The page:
21 Things a Professional Organizer Would Never Have in Her Own Home
We’ve purged, consolidated and donated. But for some reason our closets, pantries and medicine cabinets
We’ve purged, consolidated and donated. But for some reason our closets, pantries and medicine cabinets runneth over with…stuff. In our quest to become the minimalist neat-freaks we know we can be, we asked New York City-based professional organizer Laura Cattano what exactly we’re doing wrong. With a “living better with less” philosophy, here’re the 21 things Cattano says we should nix from our homes.
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Unless you’re using it for only one or two jackets—let’s face it: you’re not—they become overloaded. Coats, hats and bags become hard to find and it winds up looking like a jumbled mess. Hooks, on the other hand, are your friend.
Recycle the keys you have no hope of identifying and label the remaining ones with a sticker or nifty label maker.
Most people don’t have enough paper to fill an entire cabinet. Archival paperwork, like past tax returns, can be stored out of the way on a top shelf in a closet. Leave your current year’s paperwork in a smaller tote or desktop file. Yeah, it’s that simple.
Leave open shelving for things you want to see: decorative accessories, books, candles, etc. Think about closed storage for things you don’t need every person who steps foot in your house knowing about you—what meds you’re taking, what self-help book you’re reading, etc.
Cords are a professional organizer’s worst enemy. No one wants to see them, but we still gotta watch TV. Solution? Closed cabinets. They can hide cords while keeping your games and DVDS organized in easy-to-access drawers.
If you can’t take out the recycling and trash every day, at least have a closed container.
We love print as much as the next gal, but thanks to the World Wide Web, you don’t need a gazillion subscriptions to know what’s going on. If you haven’t read the 47 issues of The New Yorker you’ve been stashing under your coffee table, you probably never will. Recycle and start fresh.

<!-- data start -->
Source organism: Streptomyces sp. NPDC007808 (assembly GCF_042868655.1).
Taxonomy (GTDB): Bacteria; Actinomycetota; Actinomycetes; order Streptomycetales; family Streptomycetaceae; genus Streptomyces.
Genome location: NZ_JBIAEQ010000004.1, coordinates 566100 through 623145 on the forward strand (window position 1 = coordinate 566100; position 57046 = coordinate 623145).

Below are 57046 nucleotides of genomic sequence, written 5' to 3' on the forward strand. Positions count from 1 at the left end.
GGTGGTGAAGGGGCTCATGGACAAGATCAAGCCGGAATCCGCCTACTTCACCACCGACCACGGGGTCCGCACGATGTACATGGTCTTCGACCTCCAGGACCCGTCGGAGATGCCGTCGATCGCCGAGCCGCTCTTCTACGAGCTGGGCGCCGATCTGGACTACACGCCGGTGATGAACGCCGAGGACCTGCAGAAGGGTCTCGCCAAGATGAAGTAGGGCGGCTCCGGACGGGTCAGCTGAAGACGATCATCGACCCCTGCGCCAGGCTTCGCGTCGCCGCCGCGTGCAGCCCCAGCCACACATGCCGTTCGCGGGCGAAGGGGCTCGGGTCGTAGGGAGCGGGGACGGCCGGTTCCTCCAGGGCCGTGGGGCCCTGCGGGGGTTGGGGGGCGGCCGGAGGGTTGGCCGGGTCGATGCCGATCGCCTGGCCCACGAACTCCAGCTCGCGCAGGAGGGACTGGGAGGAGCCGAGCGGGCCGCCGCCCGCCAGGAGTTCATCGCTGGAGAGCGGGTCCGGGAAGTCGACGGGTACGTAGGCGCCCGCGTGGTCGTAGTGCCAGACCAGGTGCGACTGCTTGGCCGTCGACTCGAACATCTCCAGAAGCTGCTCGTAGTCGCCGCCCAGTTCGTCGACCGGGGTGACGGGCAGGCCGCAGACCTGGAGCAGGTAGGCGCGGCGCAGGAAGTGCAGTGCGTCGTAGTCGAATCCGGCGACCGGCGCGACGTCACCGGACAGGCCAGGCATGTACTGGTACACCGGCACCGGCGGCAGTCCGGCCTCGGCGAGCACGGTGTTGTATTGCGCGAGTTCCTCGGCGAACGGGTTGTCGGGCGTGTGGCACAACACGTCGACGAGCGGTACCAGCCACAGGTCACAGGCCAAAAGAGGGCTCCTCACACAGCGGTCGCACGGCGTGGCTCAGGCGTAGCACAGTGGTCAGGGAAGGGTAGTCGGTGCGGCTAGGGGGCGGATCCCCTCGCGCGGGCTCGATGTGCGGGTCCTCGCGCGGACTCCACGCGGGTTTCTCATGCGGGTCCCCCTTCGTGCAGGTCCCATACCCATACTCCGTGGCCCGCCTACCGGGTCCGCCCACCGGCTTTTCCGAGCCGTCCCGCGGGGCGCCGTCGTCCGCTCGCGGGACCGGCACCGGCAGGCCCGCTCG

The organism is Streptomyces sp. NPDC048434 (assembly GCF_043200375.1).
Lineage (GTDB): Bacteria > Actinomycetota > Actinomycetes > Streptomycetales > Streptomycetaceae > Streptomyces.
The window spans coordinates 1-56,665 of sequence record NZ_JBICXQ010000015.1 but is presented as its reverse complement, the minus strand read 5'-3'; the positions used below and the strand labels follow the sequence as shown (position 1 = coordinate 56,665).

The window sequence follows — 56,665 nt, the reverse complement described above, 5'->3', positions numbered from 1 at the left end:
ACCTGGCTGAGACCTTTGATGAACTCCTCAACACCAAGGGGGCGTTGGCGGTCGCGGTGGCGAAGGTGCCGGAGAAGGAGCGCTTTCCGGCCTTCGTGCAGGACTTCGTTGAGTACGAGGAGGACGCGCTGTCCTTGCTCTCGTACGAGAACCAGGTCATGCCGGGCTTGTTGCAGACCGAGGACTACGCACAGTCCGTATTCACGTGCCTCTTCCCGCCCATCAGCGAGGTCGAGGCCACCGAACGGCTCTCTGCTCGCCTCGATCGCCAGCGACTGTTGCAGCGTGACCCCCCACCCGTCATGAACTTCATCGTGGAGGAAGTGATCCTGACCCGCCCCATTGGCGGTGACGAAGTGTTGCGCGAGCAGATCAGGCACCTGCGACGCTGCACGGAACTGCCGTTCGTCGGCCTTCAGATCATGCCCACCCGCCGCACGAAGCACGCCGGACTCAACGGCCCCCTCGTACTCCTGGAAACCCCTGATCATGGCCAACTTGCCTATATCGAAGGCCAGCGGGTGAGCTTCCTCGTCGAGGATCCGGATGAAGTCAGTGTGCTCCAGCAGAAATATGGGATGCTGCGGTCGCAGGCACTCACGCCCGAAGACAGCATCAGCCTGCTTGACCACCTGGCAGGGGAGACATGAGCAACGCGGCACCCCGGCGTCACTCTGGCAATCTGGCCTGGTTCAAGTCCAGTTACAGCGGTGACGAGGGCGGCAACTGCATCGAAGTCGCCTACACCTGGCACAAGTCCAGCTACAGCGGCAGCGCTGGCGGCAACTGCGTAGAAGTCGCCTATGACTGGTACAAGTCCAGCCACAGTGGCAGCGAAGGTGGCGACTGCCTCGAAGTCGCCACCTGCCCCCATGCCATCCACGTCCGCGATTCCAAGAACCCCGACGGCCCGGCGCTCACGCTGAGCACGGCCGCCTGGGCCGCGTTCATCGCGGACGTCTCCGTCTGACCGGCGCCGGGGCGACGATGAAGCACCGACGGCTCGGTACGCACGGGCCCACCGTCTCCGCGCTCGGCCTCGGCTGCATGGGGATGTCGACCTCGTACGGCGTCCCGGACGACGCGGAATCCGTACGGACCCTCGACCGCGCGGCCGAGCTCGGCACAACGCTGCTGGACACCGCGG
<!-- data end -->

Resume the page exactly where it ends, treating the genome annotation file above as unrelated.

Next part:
It’s good to have an extra universal USB around, but ditch the tangle of that 2005 RAZR phone charger.
Things like toilet paper are great to buy in bulk because you go through it quickly. But if you buy a case of something that’s going to take you a year to go through, it’s a waste of your storage space. Plus, the stuff goes bad before you can use it.
There’s one in every kitchen. Take all of your Tupperware out, match it up and recycle any rogue pieces.
Unless you’re planning on going back, you’re not going to crack these open any time soon. (And not to make you feel old, but they’re probably outdated.)
Do we really have to look at this every day?
Speaking of Tupperware, it can turn smelly, stained and worn—it’s not meant to last forever. Recycle and get a fresh set.
Use it or lose it. Lots of this stuff actually turns bad. (Think: bacteria. Think: acne.)
It’s the first thing you put on to start your day; it should look and feel great.
Dust and dust mites tend to build up in bedding, especially pillows, even if they’re cleaned regularly. It’s best to wash your pillows a few times a year—if not more—and replace completely every four years. Please, please, please don’t keep them for guests. Why would you have your guests sleep on old, dirty bedding?
Do you really need something to tell you how to use your toaster? Toss it. (Psst. It’s probably available online anyway.)
Once you set aside clothes/items to donate, do the revolutionary thing and donate it. Don’t save it for a big run.
They’re all just so…ugly. Instead, consider using non-bathroom designed products, like the glass from a candle (cleaned out, of course), a small beautiful vase or an etched metal lassi cup.
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It’s a little thing, but it goes a long way: Matching hangers not only reduce visual clutter; they hold your clothing at the same level, allowing you to see what you have. Caveat: Different garments require different hangers—wood for coats, padded canvas for blouses, wood clip-on for pants/skirts. Did you notice the term “dry cleaner hangers” was not included?
The bedroom should be your sanctuary. You should go to sleep and wake up in as peaceful a place as possible. So don’t crowd it with bags and boxes of things to sell/donate/fix/return. Keep your things to do in the entry of your home so you can grab it as you’re leaving the house. Voilà. You’re a neat freak.
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